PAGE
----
Abstract: Mouse renal transplantation is a technically challenging procedure. Although the first kidney transplants in mice were performed over 34 years ago and refined some years later, the classical techniques of mouse renal transplantation required clamping both vena cava and aorta simultaneously and carry out suture anastomoses of the renal artery and vein in a heterotopic position. In our laboratory, we have successfully developed mouse orthotopic kidney transplantation for the first time, using a rapid “cuffed” renal vein technique for vessel anastomosis, wherein the donor’s renal vein was inserted through an intravenous catheter, folded back and tied. During grafting, the cuffed renal vein was directly inserted into the recipient’s renal vein without the need for the clamping vena cava and suturing of renal vein. This technique allowed for the exact transplantation of the kidney into the original position, compared to the classical technique, and has significantly shortened the clamping time due to a quicker and precise anastomosis of renal vein as described. This also allowed for a quicker recovery of the lower extremity activity, reduction in myoglobinuria with resultant kidney graft survival of 88.9%. Thus we believe that the cuffed renal vein technique simplifies microvascular anastomoses and affords important additional benefits.
New device for saphenous vein-to-aorta proximal anastomosis without side-clamping
Ernesto Tappainer
Journal of Cardiothoracic Surgery , 2007, DOI: 10.1186/1749-8090-2-22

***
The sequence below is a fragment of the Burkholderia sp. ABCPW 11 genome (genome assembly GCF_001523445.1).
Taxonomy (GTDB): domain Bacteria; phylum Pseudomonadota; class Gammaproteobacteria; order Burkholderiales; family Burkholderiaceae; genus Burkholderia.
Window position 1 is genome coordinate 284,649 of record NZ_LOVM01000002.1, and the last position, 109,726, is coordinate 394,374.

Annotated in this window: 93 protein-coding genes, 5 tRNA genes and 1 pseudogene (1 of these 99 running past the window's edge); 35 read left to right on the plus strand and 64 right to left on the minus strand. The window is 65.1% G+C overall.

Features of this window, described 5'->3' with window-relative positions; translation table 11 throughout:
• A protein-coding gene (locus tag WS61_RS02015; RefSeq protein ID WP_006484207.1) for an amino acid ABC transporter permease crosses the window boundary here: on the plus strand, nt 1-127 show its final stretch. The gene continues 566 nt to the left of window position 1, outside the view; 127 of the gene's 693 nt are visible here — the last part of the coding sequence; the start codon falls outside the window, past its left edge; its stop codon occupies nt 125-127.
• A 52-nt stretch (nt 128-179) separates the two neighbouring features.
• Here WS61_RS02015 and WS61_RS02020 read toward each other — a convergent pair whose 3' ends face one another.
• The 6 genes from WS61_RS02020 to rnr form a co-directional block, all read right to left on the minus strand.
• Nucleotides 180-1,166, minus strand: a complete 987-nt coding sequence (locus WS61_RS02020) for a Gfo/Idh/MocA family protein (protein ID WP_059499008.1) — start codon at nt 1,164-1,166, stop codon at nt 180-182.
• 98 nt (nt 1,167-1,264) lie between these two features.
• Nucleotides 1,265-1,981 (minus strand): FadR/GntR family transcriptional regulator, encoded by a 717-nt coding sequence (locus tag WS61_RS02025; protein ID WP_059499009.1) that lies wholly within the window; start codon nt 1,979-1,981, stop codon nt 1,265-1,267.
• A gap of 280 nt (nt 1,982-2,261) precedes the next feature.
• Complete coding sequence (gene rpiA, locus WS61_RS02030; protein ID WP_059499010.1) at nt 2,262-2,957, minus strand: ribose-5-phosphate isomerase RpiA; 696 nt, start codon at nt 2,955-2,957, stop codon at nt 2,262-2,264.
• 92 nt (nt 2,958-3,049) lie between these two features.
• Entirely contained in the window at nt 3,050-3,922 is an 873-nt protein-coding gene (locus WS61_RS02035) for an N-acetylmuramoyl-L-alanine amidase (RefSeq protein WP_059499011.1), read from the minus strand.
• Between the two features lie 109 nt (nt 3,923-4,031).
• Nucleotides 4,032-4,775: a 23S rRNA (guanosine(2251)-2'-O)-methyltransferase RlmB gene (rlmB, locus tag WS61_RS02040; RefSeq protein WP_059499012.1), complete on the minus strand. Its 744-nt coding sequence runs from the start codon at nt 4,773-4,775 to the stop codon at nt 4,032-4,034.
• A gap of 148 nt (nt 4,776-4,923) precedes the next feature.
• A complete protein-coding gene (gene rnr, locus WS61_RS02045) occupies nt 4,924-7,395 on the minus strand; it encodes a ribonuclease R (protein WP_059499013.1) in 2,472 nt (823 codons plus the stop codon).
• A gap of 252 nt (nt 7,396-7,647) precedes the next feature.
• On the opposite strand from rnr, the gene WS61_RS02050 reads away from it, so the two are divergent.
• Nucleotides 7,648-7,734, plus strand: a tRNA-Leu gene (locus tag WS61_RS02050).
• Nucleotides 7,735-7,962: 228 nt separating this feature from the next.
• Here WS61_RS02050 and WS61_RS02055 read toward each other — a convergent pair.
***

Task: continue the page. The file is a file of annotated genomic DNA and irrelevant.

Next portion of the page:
Abstract: We developed a simple object that helps to perform a manual proximal anastomosis without the need to clamp the side of the aorta. This device is a steel bar which blocks the aortic hole and simultaneously it provides a slit to receive the needle. Through the slit comes out a thin, sharp, straight, but also well directed and predictable jet of blood which could be easily controlled during the suture.The function of the object is quite different from other devices. Nothing is deployed in the aorta. The object is only placed on the aorta with the small appendage slipped into the hole. The main advantage of the device is that while manipulation of the aorta is avoided no foreign bodies are incorporated in the suture and – most importantly – the aortic intima is not touched at all. The main drawback of the device is the blood jet coming from the slit so that the blood pressure has to be lowered by vasodilators during the anastomosis. Moreover, the suture has to change direction and the needle has to enter the aortic wall first to slip out through the slit.The object was named "Slit Device" and is not a routine instrument. It would be only an alternative to other anastomotic devices with the same surgical indications. In the case of ascending aortic disease and saphenous vein grafting, the Slit Device avoids aortic clamping thereby preventing atheroembolism and also avoiding the need for hypothermic circulatory arrest in patients with unclampable aorta.Coronary artery revascularization is the most important treatment of coronary artery disease. Coronary artery bypass grafting is the surgical way to accomplish this. Revascularization by arterial grafts – i.e. bilateral internal mammary arteries – is the gold standard surgical technique and it is performed more often today than in the past [1-3]. Nevertheless, for many reasons, saphenous vein grafting is still the norm and is a widespread technique in elderly patients or in emergency situations. Thus, even though total arte